51 Christians were killed in Baghdad at a single shooting last week, the NT Times reports.
In an emotional service interrupted twice by applause, the Rev. Muklis Shisha told the congregation, “The church is a martyr,” adding: “The cross needs blood, and the blood is happiness because Jesus is our happiness. I congratulate our country and ourselves for our martyrs.”
For many Christians here, the attack underscored a bitter irony of the American-led invasion. It opened the door for warfare on one of the world’s oldest Christian communities.
According to the Society for Threatened Peoples, a nongovernmental organization in Germany, more than three-quarters of Baghdad’s 400,000 Christians have left the capital since the invasion, and many have left the country. With a few exceptions, the country’s Jewish population left years ago.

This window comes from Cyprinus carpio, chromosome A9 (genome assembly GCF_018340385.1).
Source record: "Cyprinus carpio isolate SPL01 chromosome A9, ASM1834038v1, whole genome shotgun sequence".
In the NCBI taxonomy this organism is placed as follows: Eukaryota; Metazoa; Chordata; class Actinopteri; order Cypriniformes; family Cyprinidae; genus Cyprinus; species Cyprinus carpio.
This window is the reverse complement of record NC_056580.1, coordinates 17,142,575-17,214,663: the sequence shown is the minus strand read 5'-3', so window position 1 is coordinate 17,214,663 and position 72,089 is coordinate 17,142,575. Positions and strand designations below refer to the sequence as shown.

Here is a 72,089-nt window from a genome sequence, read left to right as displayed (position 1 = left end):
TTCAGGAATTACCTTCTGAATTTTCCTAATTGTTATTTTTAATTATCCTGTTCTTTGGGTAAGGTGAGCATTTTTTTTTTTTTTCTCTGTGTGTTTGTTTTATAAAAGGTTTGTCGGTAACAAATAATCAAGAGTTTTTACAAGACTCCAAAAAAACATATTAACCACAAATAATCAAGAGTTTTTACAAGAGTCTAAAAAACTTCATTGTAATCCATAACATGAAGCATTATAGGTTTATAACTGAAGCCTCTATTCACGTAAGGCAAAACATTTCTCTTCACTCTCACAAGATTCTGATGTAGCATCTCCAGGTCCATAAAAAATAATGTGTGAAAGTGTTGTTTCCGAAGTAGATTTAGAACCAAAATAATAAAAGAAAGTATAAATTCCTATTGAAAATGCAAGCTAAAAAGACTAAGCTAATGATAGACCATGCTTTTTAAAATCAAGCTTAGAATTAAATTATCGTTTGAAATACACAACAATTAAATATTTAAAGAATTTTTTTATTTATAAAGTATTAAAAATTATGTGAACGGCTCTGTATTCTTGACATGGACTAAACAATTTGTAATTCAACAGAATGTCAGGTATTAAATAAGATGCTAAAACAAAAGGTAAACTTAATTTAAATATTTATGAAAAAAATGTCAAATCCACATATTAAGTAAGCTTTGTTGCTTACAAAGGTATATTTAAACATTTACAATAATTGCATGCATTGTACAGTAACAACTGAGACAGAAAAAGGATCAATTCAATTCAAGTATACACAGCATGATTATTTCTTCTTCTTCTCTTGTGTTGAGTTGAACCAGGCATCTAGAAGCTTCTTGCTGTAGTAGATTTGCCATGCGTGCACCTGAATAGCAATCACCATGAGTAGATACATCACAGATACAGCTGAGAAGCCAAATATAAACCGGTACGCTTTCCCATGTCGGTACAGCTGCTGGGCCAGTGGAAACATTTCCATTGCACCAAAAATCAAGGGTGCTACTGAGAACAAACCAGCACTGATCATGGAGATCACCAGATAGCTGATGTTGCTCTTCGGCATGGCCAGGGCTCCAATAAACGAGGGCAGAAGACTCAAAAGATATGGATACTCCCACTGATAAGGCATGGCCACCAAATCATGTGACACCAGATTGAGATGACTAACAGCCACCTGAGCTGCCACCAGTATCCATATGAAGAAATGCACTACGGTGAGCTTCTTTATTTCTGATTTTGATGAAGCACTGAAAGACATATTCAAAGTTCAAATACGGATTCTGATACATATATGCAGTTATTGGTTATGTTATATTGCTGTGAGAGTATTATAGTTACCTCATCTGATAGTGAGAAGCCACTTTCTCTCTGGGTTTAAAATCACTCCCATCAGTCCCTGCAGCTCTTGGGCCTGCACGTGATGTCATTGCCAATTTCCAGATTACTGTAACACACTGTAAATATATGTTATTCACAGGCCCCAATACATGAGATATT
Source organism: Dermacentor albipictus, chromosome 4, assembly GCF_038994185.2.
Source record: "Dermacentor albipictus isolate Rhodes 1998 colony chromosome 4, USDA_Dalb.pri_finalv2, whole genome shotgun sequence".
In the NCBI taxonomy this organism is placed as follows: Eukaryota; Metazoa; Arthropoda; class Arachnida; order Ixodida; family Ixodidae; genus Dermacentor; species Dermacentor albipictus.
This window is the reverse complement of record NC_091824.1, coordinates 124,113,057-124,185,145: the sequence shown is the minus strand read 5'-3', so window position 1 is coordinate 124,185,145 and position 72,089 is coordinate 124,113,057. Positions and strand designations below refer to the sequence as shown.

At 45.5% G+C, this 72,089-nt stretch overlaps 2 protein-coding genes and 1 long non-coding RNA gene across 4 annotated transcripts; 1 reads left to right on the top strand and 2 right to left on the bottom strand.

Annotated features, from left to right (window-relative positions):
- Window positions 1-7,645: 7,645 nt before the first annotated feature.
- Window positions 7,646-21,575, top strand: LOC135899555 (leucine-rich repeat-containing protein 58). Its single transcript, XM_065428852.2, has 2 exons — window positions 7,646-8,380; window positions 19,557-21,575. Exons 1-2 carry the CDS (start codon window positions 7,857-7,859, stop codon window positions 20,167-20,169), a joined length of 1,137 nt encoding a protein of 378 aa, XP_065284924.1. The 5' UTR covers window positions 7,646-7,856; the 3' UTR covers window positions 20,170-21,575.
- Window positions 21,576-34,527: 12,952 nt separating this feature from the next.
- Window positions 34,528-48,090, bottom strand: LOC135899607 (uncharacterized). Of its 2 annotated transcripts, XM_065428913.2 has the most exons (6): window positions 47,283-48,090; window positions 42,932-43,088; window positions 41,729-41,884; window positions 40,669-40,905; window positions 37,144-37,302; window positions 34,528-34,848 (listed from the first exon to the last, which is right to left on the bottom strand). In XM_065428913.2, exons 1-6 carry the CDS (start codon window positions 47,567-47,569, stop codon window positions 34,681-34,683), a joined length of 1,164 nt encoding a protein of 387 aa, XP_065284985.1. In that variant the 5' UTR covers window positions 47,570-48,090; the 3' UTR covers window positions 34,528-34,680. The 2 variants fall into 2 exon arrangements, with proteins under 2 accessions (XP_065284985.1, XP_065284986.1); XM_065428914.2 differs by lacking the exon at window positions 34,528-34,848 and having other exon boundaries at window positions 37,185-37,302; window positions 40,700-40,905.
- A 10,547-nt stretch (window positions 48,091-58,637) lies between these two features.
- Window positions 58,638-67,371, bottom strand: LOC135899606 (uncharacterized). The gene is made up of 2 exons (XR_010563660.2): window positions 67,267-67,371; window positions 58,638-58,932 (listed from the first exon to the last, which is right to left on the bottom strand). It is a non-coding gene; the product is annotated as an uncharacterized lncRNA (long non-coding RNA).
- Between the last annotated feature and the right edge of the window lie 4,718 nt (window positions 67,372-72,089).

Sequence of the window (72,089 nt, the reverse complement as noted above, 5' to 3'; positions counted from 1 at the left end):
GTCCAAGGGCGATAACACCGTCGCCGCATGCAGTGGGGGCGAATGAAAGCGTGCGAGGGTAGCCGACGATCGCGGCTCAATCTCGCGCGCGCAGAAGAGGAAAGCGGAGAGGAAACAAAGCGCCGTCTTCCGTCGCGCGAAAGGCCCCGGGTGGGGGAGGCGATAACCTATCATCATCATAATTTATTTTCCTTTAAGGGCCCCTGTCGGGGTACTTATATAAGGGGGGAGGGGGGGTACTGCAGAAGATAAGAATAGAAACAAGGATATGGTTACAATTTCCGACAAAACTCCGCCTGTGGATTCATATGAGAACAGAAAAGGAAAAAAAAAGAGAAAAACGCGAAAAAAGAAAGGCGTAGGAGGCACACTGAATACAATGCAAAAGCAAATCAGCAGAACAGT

“I don’t think the American people care about this,” said the Rev. Meyassr al-Qaspotros of the nearby Sacred Church of Jesus, whose cousin was one of the priests killed at Our Lady of Salvation, adding, “The Americans are the cause of all this.”
In his sermon to his own congregation, he said, he planned to stress the existential meaning of human suffering and the need for forgiveness, even in the face of horrific bloodshed. “God allowed man to torture Jesus, he will allow this as well, because he gave freedom to all people,” Father Qaspotros said. “We are willing to live with them as our brothers, and teach our sons to love them, because we are no different from them. We are all human.”